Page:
Former British Prime Minister Tony Blair speaks at the Hallam Conference Center in London, England in 2019. (Toby Melville / Reuters)

These proud journalists trade in stolen goods – and no doubt justify this by noting that the theft was carried out by wealthy people and public figures.

The the publication of the so-called “Pandora Papers” by a huge consortium of self-congratulating journalists would have been a useful step against corruption – if these journalists had put the fight against corruption above the headlines. Instead, they have sullied the names of a number of world leaders for no apparent reason other than seeking self-righteous attention.

The “Pandora Papers” were published Sunday by the International Consortium of Investigative Journalists, and they detail the use of complex offshore financial arrangements by hundreds of politicians. In some cases, it is important work. For example, when a leader of a corrupt dictatorial regime loots his country’s central bank and seeks to hide the money abroad, investigative journalism has an ideal target.

But it wasn’t juicy enough for these journalists. They took on former British Prime Minister Tony Blair, despite the fact that neither they nor anyone else had ever found any evidence that his own wealth was not legally acquired after he left office. They pursued the King of Jordan, as if it was shocking that the King had purchased residential properties in the US and UK – and again without presenting any evidence that he had illegally taken public funds. . They attacked other public officials whose main offense is that they are rich, such as Chilean President Sebastian Pinera, who was a billionaire when he was elected. It never seems to occur to these journalists that one of the reasons wealthy politicians hide their money is to avoid populist appeals to voters, or petty, ideological efforts to tie that money up.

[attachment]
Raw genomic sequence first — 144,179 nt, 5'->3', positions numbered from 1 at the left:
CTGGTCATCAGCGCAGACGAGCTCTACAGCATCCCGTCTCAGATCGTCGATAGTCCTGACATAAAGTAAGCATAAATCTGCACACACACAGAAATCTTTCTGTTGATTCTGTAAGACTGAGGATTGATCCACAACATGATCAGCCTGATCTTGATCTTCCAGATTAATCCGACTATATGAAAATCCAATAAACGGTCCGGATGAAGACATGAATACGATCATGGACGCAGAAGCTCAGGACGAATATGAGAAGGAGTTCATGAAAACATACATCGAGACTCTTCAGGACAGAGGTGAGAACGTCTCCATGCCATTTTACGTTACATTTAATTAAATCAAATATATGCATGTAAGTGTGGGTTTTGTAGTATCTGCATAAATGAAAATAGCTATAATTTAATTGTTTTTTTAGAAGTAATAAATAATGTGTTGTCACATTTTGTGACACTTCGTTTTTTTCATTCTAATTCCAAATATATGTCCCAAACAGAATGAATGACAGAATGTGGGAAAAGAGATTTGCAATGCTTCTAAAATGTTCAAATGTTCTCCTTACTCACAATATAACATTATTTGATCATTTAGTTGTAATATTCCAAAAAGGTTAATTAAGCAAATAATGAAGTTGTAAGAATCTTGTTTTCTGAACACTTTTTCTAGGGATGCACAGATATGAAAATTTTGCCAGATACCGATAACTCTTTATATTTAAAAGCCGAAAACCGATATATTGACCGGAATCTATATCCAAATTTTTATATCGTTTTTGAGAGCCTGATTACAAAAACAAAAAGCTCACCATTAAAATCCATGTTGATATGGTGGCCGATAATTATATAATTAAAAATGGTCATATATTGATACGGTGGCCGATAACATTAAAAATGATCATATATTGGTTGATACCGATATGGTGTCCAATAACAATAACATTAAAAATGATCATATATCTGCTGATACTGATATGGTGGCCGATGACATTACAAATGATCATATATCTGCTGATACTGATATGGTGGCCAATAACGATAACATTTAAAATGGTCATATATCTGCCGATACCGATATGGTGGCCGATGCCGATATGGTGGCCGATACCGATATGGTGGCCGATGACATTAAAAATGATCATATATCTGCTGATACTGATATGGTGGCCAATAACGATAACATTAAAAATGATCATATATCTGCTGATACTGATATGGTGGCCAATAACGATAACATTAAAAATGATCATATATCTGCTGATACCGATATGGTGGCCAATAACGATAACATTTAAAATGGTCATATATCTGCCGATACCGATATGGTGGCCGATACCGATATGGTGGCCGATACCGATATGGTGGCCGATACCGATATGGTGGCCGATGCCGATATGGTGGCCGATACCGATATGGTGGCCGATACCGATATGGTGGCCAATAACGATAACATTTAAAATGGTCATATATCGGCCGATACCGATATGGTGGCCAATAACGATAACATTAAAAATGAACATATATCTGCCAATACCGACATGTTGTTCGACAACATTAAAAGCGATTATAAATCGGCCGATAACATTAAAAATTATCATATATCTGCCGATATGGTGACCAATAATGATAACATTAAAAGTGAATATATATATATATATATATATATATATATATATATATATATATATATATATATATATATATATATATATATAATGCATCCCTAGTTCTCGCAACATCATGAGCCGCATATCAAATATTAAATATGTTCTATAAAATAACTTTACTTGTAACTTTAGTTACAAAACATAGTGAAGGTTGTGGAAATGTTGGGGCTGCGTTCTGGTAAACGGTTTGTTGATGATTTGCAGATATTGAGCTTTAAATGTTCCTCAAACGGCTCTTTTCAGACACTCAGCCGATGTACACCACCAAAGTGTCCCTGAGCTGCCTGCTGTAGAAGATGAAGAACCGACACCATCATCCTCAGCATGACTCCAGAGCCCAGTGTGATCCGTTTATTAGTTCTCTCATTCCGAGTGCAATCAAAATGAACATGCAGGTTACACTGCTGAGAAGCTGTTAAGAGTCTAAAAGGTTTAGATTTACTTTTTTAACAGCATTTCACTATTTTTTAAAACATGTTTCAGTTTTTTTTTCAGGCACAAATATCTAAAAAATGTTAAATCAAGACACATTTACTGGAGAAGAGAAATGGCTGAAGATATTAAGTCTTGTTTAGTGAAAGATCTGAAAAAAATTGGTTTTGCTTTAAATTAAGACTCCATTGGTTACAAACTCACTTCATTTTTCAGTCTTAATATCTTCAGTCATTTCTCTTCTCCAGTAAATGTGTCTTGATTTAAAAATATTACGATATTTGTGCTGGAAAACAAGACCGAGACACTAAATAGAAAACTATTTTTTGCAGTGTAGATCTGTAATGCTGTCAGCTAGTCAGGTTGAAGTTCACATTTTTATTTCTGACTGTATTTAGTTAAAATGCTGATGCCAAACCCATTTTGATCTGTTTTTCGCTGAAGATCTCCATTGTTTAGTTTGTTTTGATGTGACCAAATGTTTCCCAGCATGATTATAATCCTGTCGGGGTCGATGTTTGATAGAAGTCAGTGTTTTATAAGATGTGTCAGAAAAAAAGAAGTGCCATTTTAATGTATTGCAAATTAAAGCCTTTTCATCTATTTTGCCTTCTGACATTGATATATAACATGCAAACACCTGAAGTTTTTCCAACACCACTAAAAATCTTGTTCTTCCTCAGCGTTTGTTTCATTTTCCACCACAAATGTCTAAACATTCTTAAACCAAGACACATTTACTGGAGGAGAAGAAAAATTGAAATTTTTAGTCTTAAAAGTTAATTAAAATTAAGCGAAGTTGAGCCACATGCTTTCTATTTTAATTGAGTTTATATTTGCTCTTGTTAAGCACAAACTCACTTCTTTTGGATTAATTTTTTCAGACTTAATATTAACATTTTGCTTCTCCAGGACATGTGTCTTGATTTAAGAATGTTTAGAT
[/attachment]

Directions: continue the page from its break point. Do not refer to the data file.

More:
It seems worth mentioning that the leaking of all these documents must be illegal; in which jurisdictions can financial and legal advisers send private documents to journalists? These proud journalists are in the business of stolen goods, and arguably justify themselves by noting that the theft was done by wealthy and public figures. It’s an interesting moral code.

But by the way, the publication of articles in many newspapers – the Washington post is a fine example – is accompanied by photographs of the properties that make their locations easy to find for a kidnapper or a potential assassin. I don’t know how our moral guides to To post and other reviews justify this, but the real motive is clear: to spice up the stories with photos of luxury homes and compete with Lifestyles of the rich and famous. Tony Blair has been repeatedly harassed on the streets of London; now he can be harassed even more. Anyone looking for an opportunity to go after a member of the Hashemite royal family in Jordan now has a much better chance. The publication of such information was made to sell newspapers, not to fight corruption.

The need to fight corruption is clear, but so is the need to define it. Blair got a lot richer after he left office, but so did Barack Obama – and he’s probably the richest man of the two. If King Abdullah of Jordan provides safe havens for his family in the event of future problems with family funds and legal accounts abroad, who can blame him? What these investigative journalists have done is grab the publicity for themselves at the cost of confusing what is corruption and what is not. They will undoubtedly win all kinds of awards for their work, but hopefully there are serious journalists more interested in tackling corruption than making headlines.

Elliott Abrams was Iran’s special representative in the Trump administration. He chairs the Vandenberg Coalition and is a senior fellow at the Council on Foreign Relations.

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